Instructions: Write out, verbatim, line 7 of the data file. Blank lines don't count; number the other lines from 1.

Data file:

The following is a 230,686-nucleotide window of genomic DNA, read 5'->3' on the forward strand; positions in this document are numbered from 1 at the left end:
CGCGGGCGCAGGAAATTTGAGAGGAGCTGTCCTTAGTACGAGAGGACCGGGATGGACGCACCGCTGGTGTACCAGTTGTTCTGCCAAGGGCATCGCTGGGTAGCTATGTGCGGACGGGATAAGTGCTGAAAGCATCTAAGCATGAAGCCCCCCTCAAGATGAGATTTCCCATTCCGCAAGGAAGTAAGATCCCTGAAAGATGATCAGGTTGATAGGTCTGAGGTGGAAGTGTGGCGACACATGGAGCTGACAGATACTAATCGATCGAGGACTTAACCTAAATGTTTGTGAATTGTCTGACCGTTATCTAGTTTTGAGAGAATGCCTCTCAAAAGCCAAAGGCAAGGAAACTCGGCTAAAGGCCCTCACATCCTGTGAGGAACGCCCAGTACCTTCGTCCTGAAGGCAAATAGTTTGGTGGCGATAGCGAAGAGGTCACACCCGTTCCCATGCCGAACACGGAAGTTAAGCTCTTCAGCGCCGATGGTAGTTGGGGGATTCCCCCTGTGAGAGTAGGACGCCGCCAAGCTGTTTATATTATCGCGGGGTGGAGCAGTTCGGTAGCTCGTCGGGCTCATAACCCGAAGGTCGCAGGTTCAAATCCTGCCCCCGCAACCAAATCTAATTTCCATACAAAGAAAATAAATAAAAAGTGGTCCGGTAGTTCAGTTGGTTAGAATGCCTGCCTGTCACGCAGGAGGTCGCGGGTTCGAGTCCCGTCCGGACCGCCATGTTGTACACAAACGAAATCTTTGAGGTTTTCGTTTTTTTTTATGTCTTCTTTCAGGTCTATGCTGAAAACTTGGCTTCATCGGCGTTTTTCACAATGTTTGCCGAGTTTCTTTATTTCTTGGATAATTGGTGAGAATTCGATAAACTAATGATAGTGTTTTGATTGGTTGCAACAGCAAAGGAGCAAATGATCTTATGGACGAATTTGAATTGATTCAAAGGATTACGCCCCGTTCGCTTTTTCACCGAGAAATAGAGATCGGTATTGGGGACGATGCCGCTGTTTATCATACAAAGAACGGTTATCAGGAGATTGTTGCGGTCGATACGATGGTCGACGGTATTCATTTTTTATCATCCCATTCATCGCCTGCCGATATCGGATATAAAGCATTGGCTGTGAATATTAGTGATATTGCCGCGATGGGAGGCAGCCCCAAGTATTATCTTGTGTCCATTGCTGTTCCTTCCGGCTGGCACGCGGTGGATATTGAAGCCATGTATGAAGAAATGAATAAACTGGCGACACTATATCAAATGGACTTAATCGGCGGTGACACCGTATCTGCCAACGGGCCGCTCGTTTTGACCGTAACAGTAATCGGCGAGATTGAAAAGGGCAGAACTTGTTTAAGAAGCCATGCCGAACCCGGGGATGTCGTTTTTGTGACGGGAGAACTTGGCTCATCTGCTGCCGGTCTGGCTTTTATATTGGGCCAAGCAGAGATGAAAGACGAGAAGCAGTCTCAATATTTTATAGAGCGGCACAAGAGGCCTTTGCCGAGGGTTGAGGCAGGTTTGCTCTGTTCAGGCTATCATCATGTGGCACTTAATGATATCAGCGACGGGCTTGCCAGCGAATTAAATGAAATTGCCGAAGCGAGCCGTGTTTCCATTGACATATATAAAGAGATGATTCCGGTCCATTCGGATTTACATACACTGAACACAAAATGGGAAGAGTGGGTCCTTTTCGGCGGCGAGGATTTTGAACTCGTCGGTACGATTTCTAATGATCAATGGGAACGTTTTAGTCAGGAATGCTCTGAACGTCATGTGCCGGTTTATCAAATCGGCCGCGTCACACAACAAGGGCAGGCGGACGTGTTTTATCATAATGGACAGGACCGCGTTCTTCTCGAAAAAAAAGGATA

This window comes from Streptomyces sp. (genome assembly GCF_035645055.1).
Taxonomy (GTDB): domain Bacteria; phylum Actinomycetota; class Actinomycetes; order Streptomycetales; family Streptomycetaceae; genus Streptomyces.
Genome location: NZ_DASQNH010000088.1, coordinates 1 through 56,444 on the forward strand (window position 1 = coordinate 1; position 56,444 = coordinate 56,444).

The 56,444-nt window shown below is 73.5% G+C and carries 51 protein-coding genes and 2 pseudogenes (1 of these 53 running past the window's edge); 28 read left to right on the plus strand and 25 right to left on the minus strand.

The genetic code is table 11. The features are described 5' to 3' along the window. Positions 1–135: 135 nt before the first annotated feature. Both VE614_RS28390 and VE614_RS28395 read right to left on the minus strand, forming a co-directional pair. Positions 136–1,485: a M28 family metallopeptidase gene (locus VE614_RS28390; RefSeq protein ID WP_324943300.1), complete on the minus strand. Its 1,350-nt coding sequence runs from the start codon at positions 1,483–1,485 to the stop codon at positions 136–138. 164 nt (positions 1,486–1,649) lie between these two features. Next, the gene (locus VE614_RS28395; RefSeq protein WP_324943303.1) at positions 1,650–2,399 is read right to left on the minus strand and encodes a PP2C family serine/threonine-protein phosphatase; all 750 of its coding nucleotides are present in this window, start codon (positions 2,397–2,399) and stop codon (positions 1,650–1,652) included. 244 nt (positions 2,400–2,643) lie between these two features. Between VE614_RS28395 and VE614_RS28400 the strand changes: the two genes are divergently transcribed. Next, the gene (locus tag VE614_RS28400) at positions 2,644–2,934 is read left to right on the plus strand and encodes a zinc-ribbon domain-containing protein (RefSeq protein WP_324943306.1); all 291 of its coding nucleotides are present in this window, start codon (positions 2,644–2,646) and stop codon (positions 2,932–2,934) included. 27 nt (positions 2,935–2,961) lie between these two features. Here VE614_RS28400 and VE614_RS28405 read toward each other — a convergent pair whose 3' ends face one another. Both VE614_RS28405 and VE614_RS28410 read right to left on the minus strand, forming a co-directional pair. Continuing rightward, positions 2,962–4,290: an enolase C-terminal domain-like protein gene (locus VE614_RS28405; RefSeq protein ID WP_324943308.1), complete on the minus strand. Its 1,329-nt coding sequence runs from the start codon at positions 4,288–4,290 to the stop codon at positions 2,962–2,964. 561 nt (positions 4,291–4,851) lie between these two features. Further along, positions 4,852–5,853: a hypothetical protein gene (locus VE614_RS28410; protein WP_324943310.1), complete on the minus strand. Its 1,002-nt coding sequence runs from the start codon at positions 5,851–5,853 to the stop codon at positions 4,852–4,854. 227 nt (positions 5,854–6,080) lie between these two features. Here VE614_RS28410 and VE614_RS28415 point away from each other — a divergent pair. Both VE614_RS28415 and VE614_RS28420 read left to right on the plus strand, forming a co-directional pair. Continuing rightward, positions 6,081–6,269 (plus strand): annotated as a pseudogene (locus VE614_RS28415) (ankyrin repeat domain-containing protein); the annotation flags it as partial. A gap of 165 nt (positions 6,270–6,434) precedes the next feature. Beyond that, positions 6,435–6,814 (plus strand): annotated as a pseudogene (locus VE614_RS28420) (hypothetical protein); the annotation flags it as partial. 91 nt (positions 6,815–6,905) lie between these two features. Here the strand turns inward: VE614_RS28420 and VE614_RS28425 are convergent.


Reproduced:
The genetic code is table 11. The features are described 5' to 3' along the window. Positions 1–135: 135 nt before the first annotated feature. Both VE614_RS28390 and VE614_RS28395 read right to left on the minus strand, forming a co-directional pair. Positions 136–1,485: a M28 family metallopeptidase gene (locus VE614_RS28390; RefSeq protein ID WP_324943300.1), complete on the minus strand. Its 1,350-nt coding sequence runs from the start codon at positions 1,483–1,485 to the stop codon at positions 136–138. 164 nt (positions 1,486–1,649) lie between these two features. Next, the gene (locus VE614_RS28395; RefSeq protein WP_324943303.1) at positions 1,650–2,399 is read right to left on the minus strand and encodes a PP2C family serine/threonine-protein phosphatase; all 750 of its coding nucleotides are present in this window, start codon (positions 2,397–2,399) and stop codon (positions 1,650–1,652) included. 244 nt (positions 2,400–2,643) lie between these two features. Between VE614_RS28395 and VE614_RS28400 the strand changes: the two genes are divergently transcribed. Next, the gene (locus tag VE614_RS28400) at positions 2,644–2,934 is read left to right on the plus strand and encodes a zinc-ribbon domain-containing protein (RefSeq protein WP_324943306.1); all 291 of its coding nucleotides are present in this window, start codon (positions 2,644–2,646) and stop codon (positions 2,932–2,934) included. 27 nt (positions 2,935–2,961) lie between these two features. Here VE614_RS28400 and VE614_RS28405 read toward each other — a convergent pair whose 3' ends face one another. Both VE614_RS28405 and VE614_RS28410 read right to left on the minus strand, forming a co-directional pair. Continuing rightward, positions 2,962–4,290: an enolase C-terminal domain-like protein gene (locus VE614_RS28405; RefSeq protein ID WP_324943308.1), complete on the minus strand. Its 1,329-nt coding sequence runs from the start codon at positions 4,288–4,290 to the stop codon at positions 2,962–2,964. 561 nt (positions 4,291–4,851) lie between these two features. Further along, positions 4,852–5,853: a hypothetical protein gene (locus VE614_RS28410; protein WP_324943310.1), complete on the minus strand. Its 1,002-nt coding sequence runs from the start codon at positions 5,851–5,853 to the stop codon at positions 4,852–4,854. 227 nt (positions 5,854–6,080) lie between these two features. Here VE614_RS28410 and VE614_RS28415 point away from each other — a divergent pair. Both VE614_RS28415 and VE614_RS28420 read left to right on the plus strand, forming a co-directional pair. Continuing rightward, positions 6,081–6,269 (plus strand): annotated as a pseudogene (locus VE614_RS28415) (ankyrin repeat domain-containing protein); the annotation flags it as partial. A gap of 165 nt (positions 6,270–6,434) precedes the next feature. Beyond that, positions 6,435–6,814 (plus strand): annotated as a pseudogene (locus VE614_RS28420) (hypothetical protein); the annotation flags it as partial. 91 nt (positions 6,815–6,905) lie between these two features. Here the strand turns inward: VE614_RS28420 and VE614_RS28425 are convergent.